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dc.contributor.authorAytimur, Cenken
dc.date2013-10-31 14:48:27.422
dc.date.accessioned2013-10-31T19:24:09Z
dc.date.available2013-10-31T19:24:09Z
dc.date.issued2013-10-31
dc.identifier.urihttp://hdl.handle.net/1974/8447
dc.descriptionThesis (Master, Electrical & Computer Engineering) -- Queen's University, 2013-10-31 14:48:27.422en
dc.description.abstractNoise radar systems have become more prevalent over the past couple of decades due to their superior performance over conventional continuous-wave and pulsed-wave radar systems in certain applications. However, one limiting factor of noise radar systems has been the generation of ultrabroadband waveforms. This thesis proposes a novel application of programmable pseudo-random bit generators (PRBGs) for use in noise radar applications. A long-sequence high-speed PRBG was designed using a low-cost and low-power complementary metal oxide semiconductor (CMOS) technology. The proposed circuit has a sequence length of approximately 4.3 Gbits and was designed to operate at 1 GHz providing a data rate of 1 Gbit/s. This new waveform generation technique would eliminate the requirement of a large variable delay-line (transmission-line) and reduce the power required by noise radar systems. It would allow such systems to become much more compact and create the opportunity for the move towards hand-held devices. It would further allow easier implementation of bistatic radar systems where the transmitting and receiving sites are physically far from one another. In addition, this programmable long-sequence PRBG could have applications in cryptology, communications, and other areas where the generation of high-speed random bit sequences is paramount. Unfortunately, an ASIC (application specific integrated circuit) design process documentation error rendered the fabricated IC's unusable. The error was caused by not enabling the input pads of the IC, which required an undocumented edit to the gate-level design file generated by Synopsys \textit{Design Vision}. Consequently, the circuit had to be realized on a field-programmable gate array (FPGA), which performed as expected, albeit at a lower frequency of 50 MHz. The PSD of the FPGA implementation created the expected output of a sinc-squared function with the first null at the clock frequency. This result proves that a LFSR PRBG is a viable noise source for use in noise radar systems.en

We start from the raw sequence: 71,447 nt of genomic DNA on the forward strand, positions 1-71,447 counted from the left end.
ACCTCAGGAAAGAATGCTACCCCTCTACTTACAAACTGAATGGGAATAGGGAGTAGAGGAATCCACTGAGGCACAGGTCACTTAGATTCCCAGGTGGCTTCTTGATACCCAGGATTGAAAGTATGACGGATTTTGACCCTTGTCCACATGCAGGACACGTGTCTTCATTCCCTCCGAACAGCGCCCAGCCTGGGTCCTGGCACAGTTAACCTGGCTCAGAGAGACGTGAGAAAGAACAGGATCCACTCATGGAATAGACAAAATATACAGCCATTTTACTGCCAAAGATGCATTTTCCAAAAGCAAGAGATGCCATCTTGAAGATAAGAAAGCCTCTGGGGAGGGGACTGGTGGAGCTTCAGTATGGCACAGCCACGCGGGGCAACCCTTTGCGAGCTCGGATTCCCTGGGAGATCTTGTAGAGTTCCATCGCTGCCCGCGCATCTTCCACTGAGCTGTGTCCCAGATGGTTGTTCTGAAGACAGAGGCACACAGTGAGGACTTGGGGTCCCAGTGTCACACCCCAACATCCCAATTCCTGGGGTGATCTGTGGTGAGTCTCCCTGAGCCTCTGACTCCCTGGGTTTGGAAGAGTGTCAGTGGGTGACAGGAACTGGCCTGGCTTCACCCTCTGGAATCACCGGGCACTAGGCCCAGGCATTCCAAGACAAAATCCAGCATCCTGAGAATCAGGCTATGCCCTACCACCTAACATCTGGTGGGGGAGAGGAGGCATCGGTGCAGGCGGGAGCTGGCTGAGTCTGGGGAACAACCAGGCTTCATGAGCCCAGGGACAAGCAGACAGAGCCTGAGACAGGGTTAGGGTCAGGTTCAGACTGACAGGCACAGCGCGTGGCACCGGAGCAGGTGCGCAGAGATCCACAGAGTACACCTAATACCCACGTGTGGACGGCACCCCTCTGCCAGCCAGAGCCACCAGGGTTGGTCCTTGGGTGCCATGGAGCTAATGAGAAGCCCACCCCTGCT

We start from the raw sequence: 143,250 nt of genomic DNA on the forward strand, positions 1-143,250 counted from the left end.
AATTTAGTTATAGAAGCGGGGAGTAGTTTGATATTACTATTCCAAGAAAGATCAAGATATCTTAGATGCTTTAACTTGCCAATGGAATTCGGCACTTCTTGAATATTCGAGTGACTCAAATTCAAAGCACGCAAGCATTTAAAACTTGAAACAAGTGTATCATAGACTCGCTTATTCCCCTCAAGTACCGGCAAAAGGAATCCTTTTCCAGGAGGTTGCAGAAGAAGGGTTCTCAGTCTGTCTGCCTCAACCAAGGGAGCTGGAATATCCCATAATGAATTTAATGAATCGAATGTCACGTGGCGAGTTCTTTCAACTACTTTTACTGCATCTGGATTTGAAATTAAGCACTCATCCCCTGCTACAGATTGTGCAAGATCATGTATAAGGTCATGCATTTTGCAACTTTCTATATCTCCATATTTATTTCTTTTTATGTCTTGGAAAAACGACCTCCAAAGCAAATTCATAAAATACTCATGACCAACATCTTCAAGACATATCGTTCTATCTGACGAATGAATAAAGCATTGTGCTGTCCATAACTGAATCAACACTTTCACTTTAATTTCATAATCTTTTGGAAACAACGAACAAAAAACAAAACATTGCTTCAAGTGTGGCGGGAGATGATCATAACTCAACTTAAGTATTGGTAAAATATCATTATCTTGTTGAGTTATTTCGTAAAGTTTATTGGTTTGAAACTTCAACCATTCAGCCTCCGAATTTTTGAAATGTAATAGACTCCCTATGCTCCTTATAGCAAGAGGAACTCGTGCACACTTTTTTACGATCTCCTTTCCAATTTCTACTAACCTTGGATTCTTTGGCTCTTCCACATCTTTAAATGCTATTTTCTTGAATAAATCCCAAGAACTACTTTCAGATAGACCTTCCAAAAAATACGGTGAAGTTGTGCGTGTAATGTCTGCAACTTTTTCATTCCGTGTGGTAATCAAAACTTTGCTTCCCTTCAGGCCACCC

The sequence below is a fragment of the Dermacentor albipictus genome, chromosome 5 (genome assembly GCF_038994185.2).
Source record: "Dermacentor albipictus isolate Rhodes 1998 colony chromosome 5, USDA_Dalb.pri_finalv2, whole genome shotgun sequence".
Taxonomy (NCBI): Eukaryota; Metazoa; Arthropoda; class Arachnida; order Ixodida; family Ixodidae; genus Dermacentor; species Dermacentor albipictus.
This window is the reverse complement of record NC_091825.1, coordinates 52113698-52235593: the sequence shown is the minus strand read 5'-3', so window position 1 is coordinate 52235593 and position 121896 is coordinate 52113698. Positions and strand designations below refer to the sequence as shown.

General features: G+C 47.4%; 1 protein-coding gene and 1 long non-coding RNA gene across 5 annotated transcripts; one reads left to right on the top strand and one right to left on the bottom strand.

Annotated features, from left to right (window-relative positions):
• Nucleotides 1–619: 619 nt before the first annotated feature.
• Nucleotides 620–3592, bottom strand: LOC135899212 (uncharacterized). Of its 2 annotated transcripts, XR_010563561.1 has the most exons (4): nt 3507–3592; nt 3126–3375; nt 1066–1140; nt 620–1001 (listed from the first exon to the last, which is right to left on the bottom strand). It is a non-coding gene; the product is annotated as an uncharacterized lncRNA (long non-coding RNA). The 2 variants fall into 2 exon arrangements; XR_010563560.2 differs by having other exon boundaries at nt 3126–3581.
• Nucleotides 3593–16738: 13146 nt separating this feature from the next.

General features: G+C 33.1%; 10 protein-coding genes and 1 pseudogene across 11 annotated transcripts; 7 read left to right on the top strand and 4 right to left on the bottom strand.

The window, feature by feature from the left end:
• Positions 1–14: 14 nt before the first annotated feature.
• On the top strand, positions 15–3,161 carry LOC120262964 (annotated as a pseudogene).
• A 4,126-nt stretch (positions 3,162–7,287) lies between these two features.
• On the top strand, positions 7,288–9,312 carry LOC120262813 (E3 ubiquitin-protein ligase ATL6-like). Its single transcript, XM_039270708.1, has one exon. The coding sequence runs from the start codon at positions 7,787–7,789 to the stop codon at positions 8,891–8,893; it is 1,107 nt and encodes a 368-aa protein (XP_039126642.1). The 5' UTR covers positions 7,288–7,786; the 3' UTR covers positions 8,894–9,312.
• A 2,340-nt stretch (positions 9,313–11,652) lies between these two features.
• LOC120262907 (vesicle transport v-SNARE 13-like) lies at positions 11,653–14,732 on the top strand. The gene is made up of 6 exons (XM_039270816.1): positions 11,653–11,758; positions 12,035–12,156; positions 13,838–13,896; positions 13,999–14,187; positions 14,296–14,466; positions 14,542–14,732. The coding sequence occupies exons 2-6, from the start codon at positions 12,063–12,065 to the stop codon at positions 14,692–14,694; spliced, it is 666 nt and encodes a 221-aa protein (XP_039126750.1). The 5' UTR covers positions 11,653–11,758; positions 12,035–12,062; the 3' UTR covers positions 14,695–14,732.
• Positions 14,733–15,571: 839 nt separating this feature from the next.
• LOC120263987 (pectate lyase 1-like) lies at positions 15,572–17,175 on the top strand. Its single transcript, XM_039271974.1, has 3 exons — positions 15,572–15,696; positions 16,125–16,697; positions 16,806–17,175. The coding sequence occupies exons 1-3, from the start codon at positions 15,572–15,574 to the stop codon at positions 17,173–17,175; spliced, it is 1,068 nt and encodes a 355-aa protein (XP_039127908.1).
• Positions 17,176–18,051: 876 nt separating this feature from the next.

dc.language.isoengen
dc.relation.ispartofseriesCanadian thesesen
dc.rightsThis publication is made available by the authority of the copyright owner solely for the purpose of private study and research and may not be copied or reproduced except as permitted by the copyright laws without written authority from the copyright owner.en
dc.subjectPseudo-Random Bit Generatoren
dc.subjectDigital Systemsen
dc.subjectNoise Radaren
dc.subjectIntegrated Circuitsen
dc.titleDesign and Implementation of a Programmable Digital Pseudo-Random Bit Generator for Applications in Noise Radaren
dc.typethesisen
dc.description.degreeM.A.Sc.en
dc.contributor.supervisorFreundorfer, Alois P.en
dc.contributor.departmentElectrical and Computer Engineeringen
dc.degree.grantorQueen's University at Kingstonen


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